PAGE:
His best band we followed over the years was "Bootleg" in Bangor Maine.When you make music for a living, or to subsidize your living, you see quite a cross section of life from a stage. As you set up for a gig in a bottle club, or wedding or for a charity dance, my brother Steve said it let you see all ages showing up to move and groove, shimmy and shake. Friends meeting for a drink, to joke. Cougars trying to capture some youth. Three piece suits, blue jeans. Long hair, short hair, no hair. They come to laugh, to let go for a few hours, to forget, to socialize, to let their hair down. To get higher, to go lower. Getting along like the animals to the right. It's a party and new friends, old friends, ones you have not made yet. All in the same room, same event, same venue for a few hours. Assembled for entertainment, enjoyment, to get lost, found or looking for something they need or think they do.
Some of the crowd are happy campers, some have had hardship and it shows in their face, their steps. Some want to fight, carry baggage with hair trigger latches.But for a few hours, they suspend from what they do day in and day out, they walk away from personal problems, bad marriages, problems with health or their children's issues. Or they just take a break from a good life, as a distraction, a stress release valve. My brother Steve who was a singer, a keyboardist said you would look out over the crowd from the stage and see the lady removing her wedding ring, the guy getting a few too many drinks into him and his voice volume increasing, his words slurring. You saw folks really excited when you played a request they made that was very significant to them. And here comes the husband as the night progresses and the boyfriend getting suddenly scarce.
Brother Steve said you made sure to brag up the hardworking bartenders, the waitresses and reminded the audience to tip til it hurt as they workers there and the band breathed in two packs for each smoking patron of second hand smoke a night. Tearing down the equipment at 2am and heading home to hit the sack with songs, images, videos still playing from that night's gig which is now history as they split the take among the band memebers. Life as a musician. For some it's a job, a hobby and others wanting to be in the top 1% who make it big, touring worldwide for awhile. We are all colors, shapes, sharpness like a box of crayons as an earlier AR blog referenced. We are all in the same box. And have to get along, learn from each other. We entertain each other, make each other feel good about ourselves. Smiling, singing with your heart not your head. Caring, sharing with others.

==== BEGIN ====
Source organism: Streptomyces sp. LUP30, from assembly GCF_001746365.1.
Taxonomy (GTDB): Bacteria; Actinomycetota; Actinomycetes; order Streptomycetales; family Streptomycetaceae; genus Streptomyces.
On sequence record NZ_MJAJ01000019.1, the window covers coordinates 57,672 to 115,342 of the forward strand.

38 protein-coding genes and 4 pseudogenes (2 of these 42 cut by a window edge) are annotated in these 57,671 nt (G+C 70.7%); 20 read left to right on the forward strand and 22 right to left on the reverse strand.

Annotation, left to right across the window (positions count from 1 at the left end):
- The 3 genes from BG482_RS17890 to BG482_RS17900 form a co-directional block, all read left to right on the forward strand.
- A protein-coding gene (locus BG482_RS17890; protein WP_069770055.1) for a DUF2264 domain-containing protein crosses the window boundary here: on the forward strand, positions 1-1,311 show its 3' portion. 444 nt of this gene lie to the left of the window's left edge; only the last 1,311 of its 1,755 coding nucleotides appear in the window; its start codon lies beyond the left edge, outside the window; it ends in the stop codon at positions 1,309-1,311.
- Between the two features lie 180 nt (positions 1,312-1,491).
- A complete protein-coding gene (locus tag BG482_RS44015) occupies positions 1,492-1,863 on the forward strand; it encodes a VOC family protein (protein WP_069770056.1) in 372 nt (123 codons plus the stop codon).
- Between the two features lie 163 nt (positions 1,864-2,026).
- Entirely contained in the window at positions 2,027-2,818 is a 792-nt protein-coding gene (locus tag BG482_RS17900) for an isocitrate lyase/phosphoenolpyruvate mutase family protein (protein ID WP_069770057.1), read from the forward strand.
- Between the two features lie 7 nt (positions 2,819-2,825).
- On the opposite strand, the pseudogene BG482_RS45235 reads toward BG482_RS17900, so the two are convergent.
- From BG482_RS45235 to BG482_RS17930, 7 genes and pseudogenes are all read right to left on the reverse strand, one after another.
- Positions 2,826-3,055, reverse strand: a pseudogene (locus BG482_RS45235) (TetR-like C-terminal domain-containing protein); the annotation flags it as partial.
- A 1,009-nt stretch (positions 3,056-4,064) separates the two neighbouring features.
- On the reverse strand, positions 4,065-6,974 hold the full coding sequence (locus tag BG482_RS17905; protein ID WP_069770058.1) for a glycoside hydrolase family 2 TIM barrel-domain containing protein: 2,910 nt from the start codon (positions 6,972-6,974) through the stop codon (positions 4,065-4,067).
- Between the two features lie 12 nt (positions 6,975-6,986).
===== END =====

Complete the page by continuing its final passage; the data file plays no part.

Like Billy Joel in the "Piano Man" song, everyone has a tale to tell, a life to lead, things to do. Mistakes made, success bragged about. Lost opportunities, lucky breaks. It's your life. Do you get out and dance, do you laugh with friends, are you having fun besides just working your fingers to the bone? Do you worry too much? Not enough? Would you like to be in a band and what type of music do you like? My kids have 3500 plus songs in their ipods and exposure to that big a library and earlier days in radio and I'd be pretty hard pressed to find a type or genre of music I don't like. Right now taking in a Farm Aid concert with Neil Young telling me it's time to get back to the country, the place it all started. And now Dave Mathews is jamming and hitting a chord within that says small town rural living, growing your own food, raising animals and crops and teaching your kids work ethic, responsibility are not that bad an idea afterall. Where would we be without music from Steve Earle, Harry Chapin and others that make your think, reflect, consider your course in life? Music is the mortar for your cracks and helps connect the dots, making what is vague crystal clear.